Appeal from the United States District Court for the Northern District of Illinois, Eastern Division. No. 73 C 1967 - Richard B. Austin, Judge.
Before CUMMINGS and BAUER, Circuit Judges, and JAMESON, Senior District Judge.*fn*
BAUER, Circuit Judge. The disposition of this admiralty collision case depends on whether the rule of The Pennsylvania, 86 U.S. 125, 22 L. Ed. 148 (1873), should have been applied by the district court. The rule shifts the burden of proof in collision cases to the defendant if its vessel was in violation of a statutory navigation rule at the time of the collision.
On April 20, 1973, at about 8 p.m., appellant's decedent, Wayne J. Hart, was approaching the Congress Street Bridge in the South Branch of the Chicago River from the south in his 16-foot long motorboat. The defendant's barge tow, consisting of two barges, each 195-feet long and 35-feet wide, lashed abreast of each other and being pushed by a towboat, was traveling southbound to Lockport, Illinois. When the pilot house of the towboat was about 50 feet north of the Congress Street Bridge, the tow's pilot saw the red (port) running light of the decedent's boat approximately 800 to 1000 feet away. He blew his whistle once to signal that he would direct his course to starboard for a port-to-port passing. As the pilot steered starboard, he noticed the green (starboard) light of the decedent's boat as well as the red (port) light. This indicated that the small boat was proceeding directly toward the tow. The pilot then steered hard to starboard, eventually driving the bow of the starboard barge into the west wall of the river about 40 feet south of the Congress Street Bridge. Seconds later the decedent's boat crashed into the bow of the port barge and capsized, throwing its occupants into the water. The decedent and one of his passengers drowned.
At the time of the collision, the barge had red and green directional lights at the corners of its bow and a flashing amber light at its center head. The towboat had red and green directional lights on the roof of its pilot house. The forward-facing white light on its pilot house was not illuminated. The motorboat was illuminated by a combination red and green light on its bow and a white light mounted atop a pole in the center of its stern.
A few moments prior to the collision, the mate on the tow barge who was acting as a lookout on the bow of the port barge started to walk back to the towboat to obtain a jackstaff, a device used to gauge the wind's velocity and direction. The mate did not see the decedent's boat before the collision.
Plaintiff, the executor of the decedent's estate, filed this action in admiralty for damages arising from the decedent's wrongful death allegedly caused by the defendant's violation of maritime duties, an action recognized by the Supreme Court in Moragne v. States Marine Lines, Inc., 398 U.S. 375, 26 L. Ed. 2d 339, 90 S. Ct. 1772 (1970). The case was tried by the district court without a jury. Following the receipt of evidence, the court entered judgment for the defendant after finding that the plaintiff bore the burden of proving that the defendant's negligence was a contributing cause of the accident; that the burden was not met; and that the plaintiff's negligence was the sole cause of the accident.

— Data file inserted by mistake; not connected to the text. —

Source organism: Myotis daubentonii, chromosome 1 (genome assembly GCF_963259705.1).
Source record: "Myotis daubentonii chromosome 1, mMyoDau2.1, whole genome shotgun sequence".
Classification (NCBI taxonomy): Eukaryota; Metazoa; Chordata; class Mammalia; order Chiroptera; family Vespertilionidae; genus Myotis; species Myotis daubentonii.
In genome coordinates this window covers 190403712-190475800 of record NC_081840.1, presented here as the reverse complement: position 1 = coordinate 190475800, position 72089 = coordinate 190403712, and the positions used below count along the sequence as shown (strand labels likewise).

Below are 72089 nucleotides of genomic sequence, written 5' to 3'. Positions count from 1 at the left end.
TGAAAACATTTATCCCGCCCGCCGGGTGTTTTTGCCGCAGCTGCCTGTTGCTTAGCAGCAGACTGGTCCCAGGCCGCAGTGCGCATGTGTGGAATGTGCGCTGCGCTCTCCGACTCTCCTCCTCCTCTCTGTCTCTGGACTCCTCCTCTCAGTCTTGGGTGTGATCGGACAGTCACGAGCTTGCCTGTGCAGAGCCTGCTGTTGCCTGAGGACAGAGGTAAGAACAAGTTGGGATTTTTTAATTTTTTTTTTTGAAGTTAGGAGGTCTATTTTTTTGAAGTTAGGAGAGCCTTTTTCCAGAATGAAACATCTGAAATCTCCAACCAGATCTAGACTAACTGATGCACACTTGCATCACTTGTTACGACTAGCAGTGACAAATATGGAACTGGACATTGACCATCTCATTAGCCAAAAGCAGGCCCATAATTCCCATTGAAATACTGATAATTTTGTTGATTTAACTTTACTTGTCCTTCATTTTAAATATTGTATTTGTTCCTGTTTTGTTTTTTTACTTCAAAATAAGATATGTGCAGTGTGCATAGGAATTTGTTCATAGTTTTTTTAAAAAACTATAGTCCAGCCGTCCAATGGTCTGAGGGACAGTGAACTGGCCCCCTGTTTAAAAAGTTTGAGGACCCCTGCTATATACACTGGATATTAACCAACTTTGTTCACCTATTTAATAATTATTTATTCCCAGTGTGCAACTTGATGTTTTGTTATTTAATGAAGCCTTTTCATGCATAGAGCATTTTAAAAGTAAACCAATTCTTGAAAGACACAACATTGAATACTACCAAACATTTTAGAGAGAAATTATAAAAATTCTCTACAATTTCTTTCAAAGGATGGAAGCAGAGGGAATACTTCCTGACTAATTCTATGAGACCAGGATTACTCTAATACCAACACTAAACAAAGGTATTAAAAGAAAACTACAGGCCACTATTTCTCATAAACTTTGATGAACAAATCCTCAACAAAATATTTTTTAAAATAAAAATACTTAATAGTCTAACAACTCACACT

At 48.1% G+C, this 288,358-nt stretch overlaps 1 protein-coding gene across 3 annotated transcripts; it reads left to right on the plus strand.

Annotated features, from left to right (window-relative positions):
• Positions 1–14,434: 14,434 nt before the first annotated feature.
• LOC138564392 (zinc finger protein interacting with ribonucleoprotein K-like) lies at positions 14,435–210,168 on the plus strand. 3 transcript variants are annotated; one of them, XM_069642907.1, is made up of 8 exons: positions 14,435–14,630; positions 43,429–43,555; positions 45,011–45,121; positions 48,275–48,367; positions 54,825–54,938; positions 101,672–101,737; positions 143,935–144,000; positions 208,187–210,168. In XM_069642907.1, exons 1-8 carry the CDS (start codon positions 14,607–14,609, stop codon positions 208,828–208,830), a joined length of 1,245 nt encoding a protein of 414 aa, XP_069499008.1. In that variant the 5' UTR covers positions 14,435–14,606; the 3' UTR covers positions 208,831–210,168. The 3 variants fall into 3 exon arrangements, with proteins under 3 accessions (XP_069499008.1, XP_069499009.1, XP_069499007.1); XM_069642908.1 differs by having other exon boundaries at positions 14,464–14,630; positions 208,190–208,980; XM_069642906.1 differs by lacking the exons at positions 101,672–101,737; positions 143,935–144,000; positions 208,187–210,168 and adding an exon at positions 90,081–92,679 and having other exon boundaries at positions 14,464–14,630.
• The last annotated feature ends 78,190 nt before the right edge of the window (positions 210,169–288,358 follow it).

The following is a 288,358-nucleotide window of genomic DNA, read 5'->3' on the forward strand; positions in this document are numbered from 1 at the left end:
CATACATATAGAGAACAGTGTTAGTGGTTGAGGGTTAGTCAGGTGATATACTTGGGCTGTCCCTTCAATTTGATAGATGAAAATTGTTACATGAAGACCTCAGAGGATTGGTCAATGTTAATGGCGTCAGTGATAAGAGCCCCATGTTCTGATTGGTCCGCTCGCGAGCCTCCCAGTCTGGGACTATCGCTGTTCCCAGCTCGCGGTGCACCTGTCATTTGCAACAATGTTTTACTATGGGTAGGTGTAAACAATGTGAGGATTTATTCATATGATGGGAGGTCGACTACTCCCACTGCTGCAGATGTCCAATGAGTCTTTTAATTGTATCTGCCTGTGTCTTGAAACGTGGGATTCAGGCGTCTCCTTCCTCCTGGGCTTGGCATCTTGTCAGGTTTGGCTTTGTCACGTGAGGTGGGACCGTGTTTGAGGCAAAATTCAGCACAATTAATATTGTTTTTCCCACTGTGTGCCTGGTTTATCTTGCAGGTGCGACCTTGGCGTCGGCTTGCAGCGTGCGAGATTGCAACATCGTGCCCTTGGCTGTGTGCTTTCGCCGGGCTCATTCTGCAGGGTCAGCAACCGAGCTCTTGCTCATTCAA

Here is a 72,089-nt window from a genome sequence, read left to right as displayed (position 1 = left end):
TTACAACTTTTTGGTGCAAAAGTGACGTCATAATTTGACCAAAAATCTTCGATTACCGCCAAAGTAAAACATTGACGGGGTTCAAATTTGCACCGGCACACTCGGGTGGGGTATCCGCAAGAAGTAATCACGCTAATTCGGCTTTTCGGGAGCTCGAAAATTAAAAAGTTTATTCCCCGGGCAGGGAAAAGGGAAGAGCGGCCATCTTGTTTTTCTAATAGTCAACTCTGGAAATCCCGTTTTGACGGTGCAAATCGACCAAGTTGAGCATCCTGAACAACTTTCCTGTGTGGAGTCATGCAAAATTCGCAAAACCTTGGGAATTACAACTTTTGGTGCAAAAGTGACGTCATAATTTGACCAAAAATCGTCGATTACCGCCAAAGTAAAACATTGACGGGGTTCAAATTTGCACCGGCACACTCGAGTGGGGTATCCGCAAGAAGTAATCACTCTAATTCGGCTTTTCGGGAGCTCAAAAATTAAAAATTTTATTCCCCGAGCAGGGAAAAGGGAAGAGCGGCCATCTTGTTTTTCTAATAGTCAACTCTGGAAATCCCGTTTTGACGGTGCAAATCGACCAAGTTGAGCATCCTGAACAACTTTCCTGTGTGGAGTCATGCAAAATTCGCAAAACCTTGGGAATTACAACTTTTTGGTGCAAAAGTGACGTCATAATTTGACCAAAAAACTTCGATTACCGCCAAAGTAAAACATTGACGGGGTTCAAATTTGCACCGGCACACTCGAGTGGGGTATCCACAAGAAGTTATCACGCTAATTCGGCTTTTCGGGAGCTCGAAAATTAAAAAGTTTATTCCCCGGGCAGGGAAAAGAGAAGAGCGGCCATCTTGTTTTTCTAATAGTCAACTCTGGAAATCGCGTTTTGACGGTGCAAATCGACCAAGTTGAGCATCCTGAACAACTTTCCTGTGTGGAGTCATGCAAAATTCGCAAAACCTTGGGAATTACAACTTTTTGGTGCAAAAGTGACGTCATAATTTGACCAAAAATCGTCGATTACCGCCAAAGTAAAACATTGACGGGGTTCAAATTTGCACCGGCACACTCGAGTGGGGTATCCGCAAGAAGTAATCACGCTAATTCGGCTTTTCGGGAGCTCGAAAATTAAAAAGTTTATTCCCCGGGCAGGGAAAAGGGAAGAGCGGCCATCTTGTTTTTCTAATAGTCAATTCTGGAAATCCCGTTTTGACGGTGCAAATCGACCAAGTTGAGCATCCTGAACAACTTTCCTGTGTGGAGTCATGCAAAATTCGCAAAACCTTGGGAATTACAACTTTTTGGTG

On appeal, the plaintiff argues that the district court erred by placing the burden of proof on the plaintiff. It maintains that the rule of The Pennsylvania should have been applied to shift the burden of proof to the defendant because the defendant was operating its vessel at the time of the collision in violation of the applicable navigation rules. As a consequence, plaintiff asks us to reverse the decision below because the defendant did not present evidence to meet the strict burden of proof mandated by The Pennsylvania rule.
As this Court noted in Complaint of Wasson, 495 F.2d 571, 580 (7th Cir. 1974): "The Pennsylvania rule is long-settled law and should be strictly applied." In The Pennsylvania the Supreme Court stated the rule as follows:
"The liability for damages is upon the ship or ships whose fault caused the injury. But when, as in this case, a ship at the time of a collision is in actual violation of a statutory rule intended to prevent collisions, it is no more than a reasonable presumption that the fault, if not the sole cause, was at least a contributory cause of the disaster. In such a case the burden rests upon the ship of showing not merely that her fault might not have been one of the causes, or that it probably was not, but that it could not have been. Such a rule is necessary to enforce obedience to the mandate of the statute." 86 U.S. at 136.
The statutory rules "intended to prevent collisions" that the Supreme Court alluded to in The Pennsylvania are the four sets of navigation rules in the United States Code and the "Pilot Rules" issued by the Coast Guard to supplement the statutory enactments. The navigation rules are the Great Lakes Rules, 33 U.S.C. §§ 241-95, applicable to vessels on those lakes and their connecting and tributary waters; the Western Rivers Rules, 33 U.S.C. §§ 301-56, applicable to vessels on the Mississippi River and its tributary waters; the International Regulations, 33 U.S.C. §§ 1051-94, applicable to United States vessels on the high seas; and the Inland Rules, 33 U.S.C. §§ 151-232, applicable to vessels on all other inland waters under United States jurisdiction. Pilot Rules have been promulgated for each set of statutory navigation rules. 33 C.F.R. §§ 80.01 to 96.10-1. Because they have been promulgated pursuant to authority delegated in the statutory rules, see, e.g., 33 U.S.C. § 243, the Pilot Rules have the same ...